Good & Bad Patterns in Development and Operations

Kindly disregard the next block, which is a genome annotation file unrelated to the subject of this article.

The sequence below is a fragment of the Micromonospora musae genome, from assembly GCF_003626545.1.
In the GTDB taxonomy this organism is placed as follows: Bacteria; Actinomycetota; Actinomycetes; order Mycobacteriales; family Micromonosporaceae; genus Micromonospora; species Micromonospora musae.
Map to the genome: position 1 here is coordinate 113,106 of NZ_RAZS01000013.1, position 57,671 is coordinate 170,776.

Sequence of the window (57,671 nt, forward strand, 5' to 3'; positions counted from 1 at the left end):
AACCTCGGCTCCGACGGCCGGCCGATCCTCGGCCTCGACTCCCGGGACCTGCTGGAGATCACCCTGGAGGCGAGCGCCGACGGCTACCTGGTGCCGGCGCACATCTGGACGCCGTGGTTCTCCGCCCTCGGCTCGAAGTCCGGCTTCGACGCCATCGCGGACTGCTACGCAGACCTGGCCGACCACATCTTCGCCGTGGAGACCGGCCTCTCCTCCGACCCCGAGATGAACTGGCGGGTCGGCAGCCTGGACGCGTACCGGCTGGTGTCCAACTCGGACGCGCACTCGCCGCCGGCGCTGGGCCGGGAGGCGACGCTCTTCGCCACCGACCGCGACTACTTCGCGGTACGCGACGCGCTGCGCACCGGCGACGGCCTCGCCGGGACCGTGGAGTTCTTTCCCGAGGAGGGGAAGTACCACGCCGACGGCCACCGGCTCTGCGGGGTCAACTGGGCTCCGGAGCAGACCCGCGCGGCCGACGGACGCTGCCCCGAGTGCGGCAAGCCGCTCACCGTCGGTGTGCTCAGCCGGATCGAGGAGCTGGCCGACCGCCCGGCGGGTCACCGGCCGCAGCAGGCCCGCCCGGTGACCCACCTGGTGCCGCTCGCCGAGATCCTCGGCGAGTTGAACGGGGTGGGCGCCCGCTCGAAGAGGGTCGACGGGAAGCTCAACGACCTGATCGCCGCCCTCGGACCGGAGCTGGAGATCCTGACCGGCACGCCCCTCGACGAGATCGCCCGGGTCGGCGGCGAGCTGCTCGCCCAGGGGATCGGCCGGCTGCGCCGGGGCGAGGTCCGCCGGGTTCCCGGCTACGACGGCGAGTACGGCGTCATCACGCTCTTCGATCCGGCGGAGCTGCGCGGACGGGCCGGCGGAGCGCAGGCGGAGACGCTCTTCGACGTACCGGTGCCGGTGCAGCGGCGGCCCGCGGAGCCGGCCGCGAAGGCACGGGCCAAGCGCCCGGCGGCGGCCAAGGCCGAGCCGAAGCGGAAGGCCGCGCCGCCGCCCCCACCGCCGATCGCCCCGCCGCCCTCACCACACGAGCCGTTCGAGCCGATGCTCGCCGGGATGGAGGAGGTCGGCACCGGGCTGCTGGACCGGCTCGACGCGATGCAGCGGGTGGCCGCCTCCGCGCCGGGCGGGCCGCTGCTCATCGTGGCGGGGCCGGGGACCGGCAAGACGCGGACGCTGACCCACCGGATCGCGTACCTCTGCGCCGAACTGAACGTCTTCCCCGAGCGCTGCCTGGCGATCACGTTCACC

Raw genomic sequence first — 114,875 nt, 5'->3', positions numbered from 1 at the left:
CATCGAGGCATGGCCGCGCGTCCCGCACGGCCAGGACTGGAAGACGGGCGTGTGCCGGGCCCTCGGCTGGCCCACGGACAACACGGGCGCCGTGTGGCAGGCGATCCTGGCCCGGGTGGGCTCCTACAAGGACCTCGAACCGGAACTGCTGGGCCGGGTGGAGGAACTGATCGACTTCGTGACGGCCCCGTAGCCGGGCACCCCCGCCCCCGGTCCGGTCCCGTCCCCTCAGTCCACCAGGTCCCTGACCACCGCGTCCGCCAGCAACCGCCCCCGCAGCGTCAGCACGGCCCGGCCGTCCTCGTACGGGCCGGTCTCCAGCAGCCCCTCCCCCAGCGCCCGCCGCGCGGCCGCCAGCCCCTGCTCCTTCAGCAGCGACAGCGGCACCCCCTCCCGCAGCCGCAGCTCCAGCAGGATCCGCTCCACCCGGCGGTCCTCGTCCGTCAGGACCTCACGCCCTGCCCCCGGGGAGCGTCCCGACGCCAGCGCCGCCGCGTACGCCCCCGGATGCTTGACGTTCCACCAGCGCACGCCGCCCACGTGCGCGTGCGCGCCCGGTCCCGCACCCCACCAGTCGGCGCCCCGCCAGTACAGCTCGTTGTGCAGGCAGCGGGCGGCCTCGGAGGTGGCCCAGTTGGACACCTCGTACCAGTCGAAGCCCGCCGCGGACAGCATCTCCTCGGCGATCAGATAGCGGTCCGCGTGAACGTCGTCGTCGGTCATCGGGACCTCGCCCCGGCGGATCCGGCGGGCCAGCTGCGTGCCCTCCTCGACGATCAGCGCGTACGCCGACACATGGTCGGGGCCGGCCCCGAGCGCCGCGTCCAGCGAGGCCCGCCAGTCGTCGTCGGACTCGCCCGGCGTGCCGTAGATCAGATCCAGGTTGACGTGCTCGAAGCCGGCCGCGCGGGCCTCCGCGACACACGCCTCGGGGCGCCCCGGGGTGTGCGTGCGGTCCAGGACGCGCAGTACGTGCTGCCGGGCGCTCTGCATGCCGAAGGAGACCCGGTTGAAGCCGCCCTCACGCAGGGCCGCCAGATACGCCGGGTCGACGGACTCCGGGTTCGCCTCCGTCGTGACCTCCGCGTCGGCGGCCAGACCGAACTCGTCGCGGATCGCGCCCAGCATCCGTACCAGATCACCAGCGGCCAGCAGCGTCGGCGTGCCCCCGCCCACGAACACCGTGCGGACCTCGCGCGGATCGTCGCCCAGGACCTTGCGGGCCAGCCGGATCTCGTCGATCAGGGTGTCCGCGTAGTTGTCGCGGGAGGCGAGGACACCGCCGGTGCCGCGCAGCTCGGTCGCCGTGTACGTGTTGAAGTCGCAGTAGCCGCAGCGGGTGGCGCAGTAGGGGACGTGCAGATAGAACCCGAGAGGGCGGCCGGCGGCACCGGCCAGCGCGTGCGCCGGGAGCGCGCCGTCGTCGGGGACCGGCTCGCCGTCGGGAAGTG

As part of my role at a new company I’ve been asked to provide feedback about structuring Dev & Ops as well as what sorts of things work and don’t. I certainly don’t claim to have all the answers, but I’ve seen some very functional and some very dysfunctional organizations. I’ve spent a fair amount of time thinking about what works & why. Below is a cleaned up version of a message I sent to our CEO who asked for my thoughts on what does and doesn’t work. This was intended as scaffolding for further discussion so I didn’t go into deep details. If you want more details on any particular area just throw some comments out there.   I realize not all these issues are black & white to many folks – there are gray areas. My goal with this message was to drive conversation. I figure this is probably review to many folks, but maybe it’ll help someone. First, there are some very simple goals that all these bullets drive toward & they’re somewhat exclusive to SaaS companies:Customers should continuously receive value from Developers as code is incrementally pushed out Developers should get early feedback from customers on changes by enabling features for customers to test We can address problems for customers very quickly – often in a matter of hours We can inspect and understand customer behavior very deeply, gathering exceptional detail about how they use the service. We can swap out components & substantially change the underlying software without the customer knowing (if we do it right) We can measure how happy customers are with changes as we make them based on behavior & feedbackThe lists below are what I feel make that possible (Good) and what inhibit it (Bad) : Culture & Communication Good:Stand ups. Retrospectives Small, self-formed teams (Let folks work on their area of passion) Use Information Radiators whenever possible (Kanban boards, stats on big monitors, etc) Decisions by teams, Leaders facilitate consensus Discovering what doesn’t work is part of finding the right solution, not something to fear. Hackathons allow Developers to do things they are passionate about Hire for personality & team fit first, technical ability second Data driven decisions, strive to have facts to back up decisions. Make the right behavior the easiest thing to do – build a low resistance path to doing the right thing.Bad:Top down decision making Strict role assignments & Silos Fear of not getting it right the first time Hiring for technical ability thinking team fit will come later Creating process out of fear that makes it difficult to do the right thing.Eliminate Manual Processes Good:Continuous Deployment / Delivery Fully automated testing Test Driven Development Fully automated system monitoring, configuration & provisioning Separate Deploy & Release (Feature toggles) Deploy from master, do not branch (Forces particular behaviors)Bad:Manual testing by a QA Team – sometimes it’s necessary, but should be avoided Deploying off a branch, slows things down & allows for other bad behaviors Writing tests after writing code, code isn’t written with testing in mind Developers relying on other teams to perform tasks that could be automated. Processes that are the result of fear rather than necessary business process.If it moves, measure it Good:Collect high resolution metrics about everything you possibly can Developers can add new metrics by pushing new code, do not rely on additional configuration by other teams. Graphs & metrics can be seen by anyone – Developers should rely on these. There should be individuals or teams who are passionate about data visualization & analysis. Dev teams rely on these metrics to make decisions, help identify what metrics are important Developers watch metrics after pushing new code, watch for trend changes (Devs take responsibility for availability)Bad:Operations has to configure new metrics after developers have added support for them (Manual) Operations monitors metrics & asks Dev teams when they think there’s a problem Developers don’t look at metrics unless something is brought to their attention Code doesn’t expose metrics until someone else asks for itAnd here is the long version of all of that… #1 Culture & Communication Above all else I consider these most important. I think most problems in other areas of the business can be overcome if you do well in these areas. Rally has been, by far, the best example of a very successful model that I’ve seen in this area. They aren’t unique – there are other companies with similar models & similar successes. Main pointsStand ups. By far the most effective tool for keeping everyone in touch. As teams grow you have to break them apart, so you have a 2nd standup where teams can bring cross-team items to share. Projects are tackled by relatively small, typically self-formed teams. Get individuals who are interested in working in an area together & they feed on each others passion. Perform retrospectives. This gives individuals & small groups the ability to voice concerns in a way that fosters resolution. There’s an art to facilitating this but it works well when done right. It also allows recognition of things that are done well. Use open information radiators – it should be easy to see what’s going on by looking at status somewhere vs. having to ask for status, go to meetings, etc. Kanban boards are great for this. Leaders exist to facilitate and help drive consensus but decisions are largely made by teams, not leaders. This makes being a leader harder, but it makes the teams more empowered. Accept that things may not work & the team and company will adjust when things do not work. This makes it easy to try new things & easy for people to vocalize when they think it isn’t working. If it’s hard to change process then people are more resistant to try new things. This goes back to retrospectives for keeping things in check. Also important in this are “spikes” or time boxed efforts explicitly designed to explore possibilities. Give developers time to pursue their own projects for the company. Many awesome features have come out of Hackathons where developers spent their own time to build something they were passionate about. Hire for personality fit first. I have seen many awesome people find a special niche in a company because they grew into a role that you couldn’t hire for – but what made that possible was that they worked well with the team as an individual. Hiring for technical skill also means you lose that skill when that person leaves, I would prefer to have cross-functional teams. Data driven decisions. This helps keep emotion and “I think xyz” out of the discussion & focuses on the data we do and do not have. If we don’t have data we either get more or acknowledge we may not be making the right decision but we’re going to move forward. Make the right thing the easiest thing. I’ve seen too many companies put process out there that makes the “right thing” really difficult, so it gets bypassed. The right thing should be an express train to done – very little resistance and very easy to do. It’s when you start wanting to do things differently that it should become harder, more painful.Also, everyone owns the quality of the service. This includes availability, performance, user experience, cost to deliver, etc. At my last company, there was exceptional collaboration between Operations, Engineering and Product (and across engineering teams) on all aspects of the service and there was a strong culture of shared ownership & very little finger pointing. If you want more details on this specific to Rally I wrote a blog post with some more info: Blog Post #2 Obsessively eliminate manual process – let computers do what they are good at. This is so much easier to do up front. There should be as little manual process as possible standing between a developer adding value for customers (writing code) and that code getting into production. There may be business process that controls when that feature is enabled for customers – but the act of deploying & testing that code should not be blocked by manual process. I refer to this as separating “Deploy” from “Release” – those are two very different things. Testing should only be manual to invalidate assumptions, validating assumptions should be automatic When we assume that if x is true then y will occur, there should be a test to validate that this is true. Testers should not manually validate these sorts of things unless there is just no way to automate them (rare). Testers are valuable to invalidate assumptions. Testers should be looking at the assumptions made by Developers and helping identify those assumptions that may not always be correct. Too many organizations rely on manual testing because it’s “easier”, but it has some serious drawbacks:You can only change your system as fast as your team can manually test it – which is very slow. Your testing is done by humans who make mistakes and don’t behave predictably so you get inaccurate results. The # of tests will only grow over time, requiring either more humans or more time, or both. It doesn’t scale.Over time the software quality gets lower, takes longer to test, and the test results become less reliable. This is a death spiral for many companies who eventually find it very hard to make changes due to fear & low confidence in testing. Avoiding this requires developers spend more time up front writing automated tests. This means developers might spend 60-70% of their time developing tests vs. writing code – this is the cost of doing business if you want to produce high quality software. That may seem excessive, but the tradeoffs are significant:Much higher code quality which stays high (those tests are always run, so re-introduced bugs (regressions) get caught) Faster developer on boarding, the tests describe how the code should behave and act as documentation. Refactoring code becomes easier because you know the tests describe what it should do. Each commit to the codebase is fully tested, allowing nearly immediate deployment to production if done right. Problems that make it into product feed back into more tests & continually improve code quality.Much of the time developing tests is spent thinking about how to solve the problem, but you are also writing code with the intent of making it testable. Code is often written differently when the developer knows tests need to pass vs. someone manually testing it. It’s much harder to come along later and write tests for existing code. You will hear me talk about Continuous Deployment & Continuous Integration – I feel these practices are extremely important to driving the above “good” behaviors. If you strive for Continuous Deployment then everything else falls into place without much disagreement because it has to be that way. This has a lot of benefits beyond what’s listed above:Value can be delivered to customers in days or hours instead of weeks or months Developers can get immediate feedback on their change in production New features can be tuned & tweaked while they are fresh in a developers mind You can focus on making it fast to resolve defects, no matter how predictable they are, rather than trying to predict all the ways things might go wrong. Most of the tools and behaviors that enable Continuous Deployment scale to very large teams & very frequent deployments. Amazon is a prime example of this, deploying something, somewhere, about every 11 seconds. Many companies that are in the 30-100 engineer size talk about deploying tens of times per day. This also impacts how you hire QA/Testers. This is a longer discussion, but you want to hire folks who can help during the test planning phase & can help Developers write better tests. Ideally your testers are also developers & work in a way that’s similar to Operations, helping your Developers to be better at their jobs.#3 If it moves, measure it I mentioned above, two big advantages a SaaS organization has are the amount it can learn about how customers use the product & the ability to change things rapidly. Both of these require obsessive measurement of everything that is going on so that you know if things are better or worse. Some of these metrics are about user behavior & experience to understand how the service is being used. Other metrics are about system performance & behavior. The ability to expose some % of your customer base to a new feature & measure their feedback to that is huge. Plenty of companies have perfected the art of A/B testing but at the heart of it is the ability to measure behavior. Similar to testing, the software has to be built in a way which allows this behavior to be measured. System performance similarly requires a lot of instrumentation to identify changes in trends, to identify problems areas in the application & to verify when changes actually improve the situation. I’ve been at too many companies where they simply had no idea how the system was performing today compared to last week to understand if things were better or worse. At my last company I saw a much more mature approach to this measurement which worked pretty well, but it required investment. They had two people fully dedicated to performance analysis & customer behavior analysis.   Reference: Good & Bad Patterns in Development and Operations from our JCG partner Aaron Nichols at the Operation Bootstrap blog. ...